Almost every time such a security threat has occurred, virus infecting the recipients’ phones has been known to send SMSs to all the contacts saved in the address book of the phone. Therefore opening attachments with MMSs you receive must be opened with precaution.
What to do in case of receiving MMSs?
  • Do not follow links attached in an MMS
  • Do not save or open pictures or videos in an MMS if sent by an unknown user.
  • Do not install software that may open up as a prompt after receiving an MMS.
What kind of Wi-Fi based security threats are there?
Smartphones can be regarded as personal computers with pocket size portability. They are also equipped with another feature; ability to connect to wireless networks. So simply put, the threats that you think might possibly affect your computer or a laptop, can also be threats to your smartphone. Now there are phones which might not be considered smartphones but are still equipped with Wi-Fi features.
Having a Wi-Fi means, you can connect to free Wi-Fi networks in coffee places or fast food restaurants. This creates a further risk of eavesdropping into your phone at the place where you are connected to the open network. Bluetooth enabled devices can be used to send or receive messages from and to your phone. The open Wi-Fi network also makes it easy to hack into phone and there is always a possibility that a professional hacker might just be having a cup of coffee at the same place that you are at.
So when should you use this feature carefully?
  • Always try to use secure wireless networks for using internet on your phone.
  • Do not join open Wi-Fi networks.
  • Always try to avoid browsing sites that require your personal and financial information while using a free and open Wi-Fi network.
  • If you are using an open Wi-Fi network, always make sure that you are browsing secure sites whose addresses start with https://... Instead of just http://...
  • Try to use your 3G or 2G connection of your phone instead of open Wi-Fi networks.
  • Do not get excited to see free Wi-Fi networks and connect to them if you don’t want to compromise your phone data and security.
What is Geo-Tagging and how is it a risk for privacy?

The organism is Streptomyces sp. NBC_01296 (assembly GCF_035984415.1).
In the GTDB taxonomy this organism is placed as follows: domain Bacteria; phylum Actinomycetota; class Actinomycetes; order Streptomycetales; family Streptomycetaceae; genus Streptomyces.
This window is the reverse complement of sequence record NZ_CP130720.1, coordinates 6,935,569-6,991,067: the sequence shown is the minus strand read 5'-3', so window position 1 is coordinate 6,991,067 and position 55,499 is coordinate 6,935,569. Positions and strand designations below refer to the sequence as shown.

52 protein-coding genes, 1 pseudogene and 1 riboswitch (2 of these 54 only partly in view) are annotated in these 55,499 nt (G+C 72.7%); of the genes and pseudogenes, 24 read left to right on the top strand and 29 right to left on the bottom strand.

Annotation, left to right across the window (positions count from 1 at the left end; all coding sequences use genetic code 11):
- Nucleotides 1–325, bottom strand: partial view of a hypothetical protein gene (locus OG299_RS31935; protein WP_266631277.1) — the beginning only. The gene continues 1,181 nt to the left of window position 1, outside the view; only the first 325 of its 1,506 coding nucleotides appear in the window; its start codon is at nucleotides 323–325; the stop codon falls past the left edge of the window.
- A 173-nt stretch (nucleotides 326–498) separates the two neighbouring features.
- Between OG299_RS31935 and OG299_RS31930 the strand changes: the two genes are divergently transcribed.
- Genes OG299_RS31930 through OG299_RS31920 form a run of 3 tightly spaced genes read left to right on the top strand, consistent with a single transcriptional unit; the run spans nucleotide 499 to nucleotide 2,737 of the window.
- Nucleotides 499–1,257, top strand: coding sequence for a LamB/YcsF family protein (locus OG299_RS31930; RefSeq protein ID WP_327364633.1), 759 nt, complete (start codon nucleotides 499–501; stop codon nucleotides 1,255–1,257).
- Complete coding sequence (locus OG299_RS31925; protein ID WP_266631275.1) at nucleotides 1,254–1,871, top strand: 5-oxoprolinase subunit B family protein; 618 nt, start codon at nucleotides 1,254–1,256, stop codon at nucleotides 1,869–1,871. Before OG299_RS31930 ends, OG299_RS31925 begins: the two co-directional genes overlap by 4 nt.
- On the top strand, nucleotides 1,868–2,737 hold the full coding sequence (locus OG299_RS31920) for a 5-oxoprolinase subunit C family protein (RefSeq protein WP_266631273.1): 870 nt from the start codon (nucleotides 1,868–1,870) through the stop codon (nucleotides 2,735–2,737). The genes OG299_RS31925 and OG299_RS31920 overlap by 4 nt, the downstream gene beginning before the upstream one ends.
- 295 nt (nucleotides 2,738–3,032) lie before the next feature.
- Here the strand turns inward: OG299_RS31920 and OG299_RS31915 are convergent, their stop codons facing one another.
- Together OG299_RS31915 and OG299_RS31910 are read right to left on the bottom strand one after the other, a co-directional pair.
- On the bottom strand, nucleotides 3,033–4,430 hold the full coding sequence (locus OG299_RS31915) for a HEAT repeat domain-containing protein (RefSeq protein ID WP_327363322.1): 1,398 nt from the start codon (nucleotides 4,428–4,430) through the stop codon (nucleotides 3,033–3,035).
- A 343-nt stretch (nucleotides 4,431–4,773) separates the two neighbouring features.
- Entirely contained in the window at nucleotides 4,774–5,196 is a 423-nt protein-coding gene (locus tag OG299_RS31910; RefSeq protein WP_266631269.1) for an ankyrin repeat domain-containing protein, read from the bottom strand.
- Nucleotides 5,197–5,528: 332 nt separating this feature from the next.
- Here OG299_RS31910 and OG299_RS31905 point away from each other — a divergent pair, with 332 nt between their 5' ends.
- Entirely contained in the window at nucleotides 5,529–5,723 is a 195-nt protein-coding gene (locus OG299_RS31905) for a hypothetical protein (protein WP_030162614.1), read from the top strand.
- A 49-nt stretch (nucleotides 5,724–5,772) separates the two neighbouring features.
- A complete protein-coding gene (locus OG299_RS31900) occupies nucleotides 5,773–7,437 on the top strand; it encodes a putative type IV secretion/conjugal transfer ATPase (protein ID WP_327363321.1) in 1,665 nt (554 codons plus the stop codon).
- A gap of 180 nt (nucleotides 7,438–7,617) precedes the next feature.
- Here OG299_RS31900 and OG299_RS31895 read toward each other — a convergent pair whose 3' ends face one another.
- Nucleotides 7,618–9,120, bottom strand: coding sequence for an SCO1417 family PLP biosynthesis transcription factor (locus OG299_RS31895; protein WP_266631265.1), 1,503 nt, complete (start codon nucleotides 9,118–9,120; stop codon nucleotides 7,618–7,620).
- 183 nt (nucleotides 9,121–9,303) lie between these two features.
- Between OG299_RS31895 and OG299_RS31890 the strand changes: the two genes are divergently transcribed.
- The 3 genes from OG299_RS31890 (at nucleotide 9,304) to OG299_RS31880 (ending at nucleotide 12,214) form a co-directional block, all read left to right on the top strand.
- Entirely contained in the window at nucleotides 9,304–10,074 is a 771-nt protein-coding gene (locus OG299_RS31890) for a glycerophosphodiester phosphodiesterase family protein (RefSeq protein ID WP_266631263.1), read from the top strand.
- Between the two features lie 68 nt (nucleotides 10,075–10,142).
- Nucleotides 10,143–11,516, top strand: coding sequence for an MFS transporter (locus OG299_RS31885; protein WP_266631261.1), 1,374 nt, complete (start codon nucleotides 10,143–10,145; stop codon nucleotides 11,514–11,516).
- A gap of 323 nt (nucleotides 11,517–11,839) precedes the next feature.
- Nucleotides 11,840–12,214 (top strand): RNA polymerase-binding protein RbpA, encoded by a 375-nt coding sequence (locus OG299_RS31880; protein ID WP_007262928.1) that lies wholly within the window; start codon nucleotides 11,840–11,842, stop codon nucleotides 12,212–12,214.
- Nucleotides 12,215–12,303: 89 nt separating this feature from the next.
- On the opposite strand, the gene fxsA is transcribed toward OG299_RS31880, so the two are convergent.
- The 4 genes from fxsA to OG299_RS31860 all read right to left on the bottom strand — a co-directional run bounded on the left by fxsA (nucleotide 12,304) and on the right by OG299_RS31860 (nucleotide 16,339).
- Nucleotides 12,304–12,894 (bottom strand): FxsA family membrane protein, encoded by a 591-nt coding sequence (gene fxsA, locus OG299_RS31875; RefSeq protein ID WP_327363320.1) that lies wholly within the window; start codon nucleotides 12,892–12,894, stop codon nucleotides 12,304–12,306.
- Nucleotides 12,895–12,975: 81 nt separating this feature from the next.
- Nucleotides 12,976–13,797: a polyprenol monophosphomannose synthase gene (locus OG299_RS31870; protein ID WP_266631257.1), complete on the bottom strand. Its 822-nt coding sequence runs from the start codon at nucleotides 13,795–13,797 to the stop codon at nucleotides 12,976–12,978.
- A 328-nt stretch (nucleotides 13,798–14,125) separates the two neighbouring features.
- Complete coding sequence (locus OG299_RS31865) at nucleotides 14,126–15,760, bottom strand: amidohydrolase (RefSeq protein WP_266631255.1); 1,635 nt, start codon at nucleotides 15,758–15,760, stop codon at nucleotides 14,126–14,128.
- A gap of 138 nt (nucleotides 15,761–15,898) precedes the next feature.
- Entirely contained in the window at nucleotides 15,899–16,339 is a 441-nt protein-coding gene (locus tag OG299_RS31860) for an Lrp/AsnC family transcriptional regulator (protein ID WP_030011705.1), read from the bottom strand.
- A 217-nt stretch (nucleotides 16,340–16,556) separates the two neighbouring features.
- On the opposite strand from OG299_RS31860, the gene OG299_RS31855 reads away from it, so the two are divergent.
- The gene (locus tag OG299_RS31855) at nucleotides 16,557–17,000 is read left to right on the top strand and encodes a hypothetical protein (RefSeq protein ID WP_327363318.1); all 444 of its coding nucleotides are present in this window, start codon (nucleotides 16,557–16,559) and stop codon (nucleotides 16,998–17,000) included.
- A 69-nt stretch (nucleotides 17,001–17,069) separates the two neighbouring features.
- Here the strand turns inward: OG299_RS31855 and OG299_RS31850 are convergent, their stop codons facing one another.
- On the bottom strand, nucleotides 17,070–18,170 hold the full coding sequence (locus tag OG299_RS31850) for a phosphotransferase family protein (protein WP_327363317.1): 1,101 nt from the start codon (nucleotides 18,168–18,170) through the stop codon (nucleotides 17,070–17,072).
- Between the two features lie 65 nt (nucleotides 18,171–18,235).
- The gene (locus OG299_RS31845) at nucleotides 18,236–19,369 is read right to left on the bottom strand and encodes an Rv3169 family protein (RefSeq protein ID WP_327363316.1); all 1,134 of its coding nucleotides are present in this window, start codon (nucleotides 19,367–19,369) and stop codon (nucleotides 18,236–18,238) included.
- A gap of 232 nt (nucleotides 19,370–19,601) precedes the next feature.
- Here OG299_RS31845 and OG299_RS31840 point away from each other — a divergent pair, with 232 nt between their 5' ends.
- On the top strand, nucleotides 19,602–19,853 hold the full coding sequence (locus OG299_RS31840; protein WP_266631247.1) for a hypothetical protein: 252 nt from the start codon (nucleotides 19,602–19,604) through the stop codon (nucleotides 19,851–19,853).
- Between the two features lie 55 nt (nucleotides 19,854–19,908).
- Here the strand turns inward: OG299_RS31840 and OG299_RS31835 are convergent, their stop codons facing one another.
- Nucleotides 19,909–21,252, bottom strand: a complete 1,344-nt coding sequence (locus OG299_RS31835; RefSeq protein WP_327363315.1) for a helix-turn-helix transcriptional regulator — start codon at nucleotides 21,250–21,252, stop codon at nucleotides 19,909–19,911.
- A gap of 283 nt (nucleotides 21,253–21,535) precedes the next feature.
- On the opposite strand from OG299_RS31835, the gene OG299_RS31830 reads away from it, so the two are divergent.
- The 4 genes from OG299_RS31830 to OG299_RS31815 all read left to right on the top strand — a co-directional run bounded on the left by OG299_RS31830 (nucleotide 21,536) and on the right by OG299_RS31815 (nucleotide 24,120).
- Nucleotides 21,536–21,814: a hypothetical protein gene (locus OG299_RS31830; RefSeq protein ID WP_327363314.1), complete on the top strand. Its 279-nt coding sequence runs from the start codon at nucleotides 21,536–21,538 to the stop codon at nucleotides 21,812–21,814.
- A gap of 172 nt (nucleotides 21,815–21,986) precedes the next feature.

Content like photos and videos also contain metadata information. Metadata is often referred to as “data about data”. It is used to store and view properties of content like photos, videos and web pages. Metadata for a photo may contain information like height and width of the photo, date of when the photo was taken, place or location where the photo was taken, the camera with which the photo was taken and also information like color, brightness and contrast settings of the photo. Metadata information is automatically or manually attached to such content.
Geo Tagging is a metadata which stores the location, where the photo or video was taken. Content like photos and videos are often uploaded and shared by us on websites and to other people on social networks. This metadata information can be used to keep a check on you of the locations that you have visited when you took such photos or videos. For the Geo-Tagging feature to work, GPS hardware is required in a mobile phone.
We are currently equipped with GPS-equipped smartphones which have the potential to tag or associate our ‘geographical locations’ to content like photos, videos or even activities on social networks. Many of us don’t even realize it that our locations are tagged with each of our social activity on social networks or photos and videos that we upload. Internet websites make money from information and the ‘information’ includes private information of people (of YOU!). Apps, websites, softwares, service providers and many other parties are always working to create content by which they are also able to obtain customer information and this customer happens to be you. This helps these companies in providing ads based on your personal information which includes your location. So you must always be alert about what apps you use and how you present yourself online.
How to protect yourselves from threats of Geo-Tagging on privacy and surveillance?
Different platform (iOS, Android, Windows, Blackberry) based phones have different ways of turning off Geo-Tagging.
For iOS (Apple):
Go to ‘Settings’ à General à Location Servicesà Turn ‘off’ (for each service that you want)
For Windows phones:
Go to ‘Settings’ à Application à Pictures & Camera à Keep location information on uploaded pictures (OFF) + “Include location (GPS) information on pictures you take” (OFF)
For Android:
Start Camera App à Slide open the menu à Settings à Geo Tag photos (OFF)
For Blackberry:
Start Camera à Menu à Options à Disable GeoTagging.